Monday, January 29, 2018

Faces Among Icons: Conversion of Russia to her Christian Roots

The following comes from Crux:

One hundred years after the Russian Revolution - when the Bolsheviks and Vladimir Lenin overthrew the Tsar and took control of the Russian state, eventually leading to the formation of the Soviet Union - a new documentary produced by Catholic News Service, chronicles both the ruin and the rebirth of the Russian Orthodox Church during that time.
The documentary, Faces among Icons, was released earlier this month, and showcases a range of individuals providing firsthand accounts of the changes that have occurred within the country since the fall of communism and offering their perspectives on the extent to which church-state cooperation is healthy for the future.
Following the Revolution, Russian believers faced severe persecution. While the exact numbers are unknown, an estimated 12-20 million Russian believers were killed for their faith throughout the twentieth century.
As one of the documentary’s main subjects, Eugene Vodolazkin, recounts, “There were more martyrs in our country during the 20th century than there were during all previous epochs.”
Yet despite such devastation, the persecuted faithful kept the Church alive during this time and in many ways, Faces among Icons is a testimonial to the resilience of faith and proof that indeed, “the blood of the martyrs is the seed of the Church,” as the Church father Tertullian once said.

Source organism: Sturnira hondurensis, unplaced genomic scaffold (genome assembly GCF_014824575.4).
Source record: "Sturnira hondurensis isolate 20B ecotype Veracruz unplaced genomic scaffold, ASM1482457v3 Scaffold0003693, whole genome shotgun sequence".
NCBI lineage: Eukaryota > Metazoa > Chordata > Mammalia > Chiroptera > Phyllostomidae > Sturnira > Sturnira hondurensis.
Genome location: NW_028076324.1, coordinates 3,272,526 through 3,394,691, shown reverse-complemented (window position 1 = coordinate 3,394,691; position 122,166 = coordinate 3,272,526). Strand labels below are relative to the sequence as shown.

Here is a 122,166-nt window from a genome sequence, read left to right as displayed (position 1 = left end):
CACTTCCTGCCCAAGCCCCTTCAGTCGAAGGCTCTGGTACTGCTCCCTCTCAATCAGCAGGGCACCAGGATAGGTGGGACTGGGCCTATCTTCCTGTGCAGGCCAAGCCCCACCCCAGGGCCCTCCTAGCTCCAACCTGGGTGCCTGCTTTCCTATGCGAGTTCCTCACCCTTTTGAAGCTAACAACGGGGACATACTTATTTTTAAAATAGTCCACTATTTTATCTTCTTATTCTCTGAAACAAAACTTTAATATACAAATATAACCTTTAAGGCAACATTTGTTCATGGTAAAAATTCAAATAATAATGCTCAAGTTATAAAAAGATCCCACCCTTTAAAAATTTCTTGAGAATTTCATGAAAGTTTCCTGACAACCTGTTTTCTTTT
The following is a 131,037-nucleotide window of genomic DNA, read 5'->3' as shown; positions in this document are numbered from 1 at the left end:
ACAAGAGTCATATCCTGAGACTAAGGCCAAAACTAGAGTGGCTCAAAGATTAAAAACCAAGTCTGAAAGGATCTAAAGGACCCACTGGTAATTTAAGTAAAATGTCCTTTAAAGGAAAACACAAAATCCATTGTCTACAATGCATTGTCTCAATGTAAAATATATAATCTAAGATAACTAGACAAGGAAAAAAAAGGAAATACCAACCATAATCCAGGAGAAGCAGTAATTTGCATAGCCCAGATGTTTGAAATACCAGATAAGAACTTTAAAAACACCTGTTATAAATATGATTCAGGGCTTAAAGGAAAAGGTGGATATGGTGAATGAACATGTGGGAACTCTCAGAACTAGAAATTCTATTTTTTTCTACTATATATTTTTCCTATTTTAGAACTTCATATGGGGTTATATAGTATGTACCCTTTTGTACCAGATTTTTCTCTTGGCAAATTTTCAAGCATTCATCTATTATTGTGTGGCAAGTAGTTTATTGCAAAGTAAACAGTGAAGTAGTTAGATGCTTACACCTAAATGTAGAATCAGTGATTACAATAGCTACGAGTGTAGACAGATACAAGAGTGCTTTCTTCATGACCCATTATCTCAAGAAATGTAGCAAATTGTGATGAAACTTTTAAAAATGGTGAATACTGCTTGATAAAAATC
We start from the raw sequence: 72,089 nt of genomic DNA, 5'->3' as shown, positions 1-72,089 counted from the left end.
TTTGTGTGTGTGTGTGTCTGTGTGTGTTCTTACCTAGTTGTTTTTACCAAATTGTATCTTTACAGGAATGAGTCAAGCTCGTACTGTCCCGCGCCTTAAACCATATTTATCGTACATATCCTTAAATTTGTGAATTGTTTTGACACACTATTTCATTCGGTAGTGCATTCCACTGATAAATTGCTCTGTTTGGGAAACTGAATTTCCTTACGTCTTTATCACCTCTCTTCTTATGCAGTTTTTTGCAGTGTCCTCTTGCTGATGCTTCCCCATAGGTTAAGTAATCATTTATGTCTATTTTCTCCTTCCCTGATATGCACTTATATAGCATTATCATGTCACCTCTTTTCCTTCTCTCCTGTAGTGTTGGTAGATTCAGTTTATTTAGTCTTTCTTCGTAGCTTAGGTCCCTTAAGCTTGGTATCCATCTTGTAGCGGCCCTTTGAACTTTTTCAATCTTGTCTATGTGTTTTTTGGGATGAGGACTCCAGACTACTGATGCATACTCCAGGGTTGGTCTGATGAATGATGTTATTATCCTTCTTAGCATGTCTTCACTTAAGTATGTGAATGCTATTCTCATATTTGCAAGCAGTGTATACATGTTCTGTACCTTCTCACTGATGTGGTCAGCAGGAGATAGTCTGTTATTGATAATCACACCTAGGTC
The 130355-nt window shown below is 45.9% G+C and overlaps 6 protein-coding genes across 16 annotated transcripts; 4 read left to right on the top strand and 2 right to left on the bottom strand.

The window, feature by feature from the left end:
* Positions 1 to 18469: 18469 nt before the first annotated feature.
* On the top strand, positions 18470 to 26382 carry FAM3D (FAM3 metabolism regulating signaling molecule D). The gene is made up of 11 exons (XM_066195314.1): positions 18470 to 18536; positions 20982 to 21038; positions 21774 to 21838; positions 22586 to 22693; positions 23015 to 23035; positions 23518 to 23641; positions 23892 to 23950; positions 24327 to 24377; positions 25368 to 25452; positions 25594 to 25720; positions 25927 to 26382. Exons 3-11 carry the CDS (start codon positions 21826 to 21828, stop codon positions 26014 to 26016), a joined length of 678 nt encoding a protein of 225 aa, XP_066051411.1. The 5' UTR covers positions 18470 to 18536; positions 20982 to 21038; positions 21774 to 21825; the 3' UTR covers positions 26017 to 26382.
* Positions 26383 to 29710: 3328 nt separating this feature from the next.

Another interviewee, Daniel Khudyakor, a Russian Orthodox churchgoer, highlights the recent progress by noting “There has never been a time in our history when so many churches and monasteries were being opened without persecution.”
In the past thirty years, 20,000 churches have been restored and over 800 monasteries restored or reopened.
“We are modern, but we are keeping our traditions,” says another churchgoer in the film.
By some accounts, eighty percent of the country’s 144 million inhabitants identify as Russian Orthodox, yet only an estimated five to eight percent attend services at Easter, the Church’s largest feast, an indication that the work of renewal is an ongoing effort.
Yet, the documentary focuses predominantly on the faith of the younger generations, who are still influenced by the country’s recent history, but are eager not to let it define them.
“For us students, young people of the faith, the whole idea of the Church was our search for something unique, something different from the Soviet environment,” says one of the film’s subjects.
He goes on to add that it is “not only a search for faith, but a search for the true Russia.”

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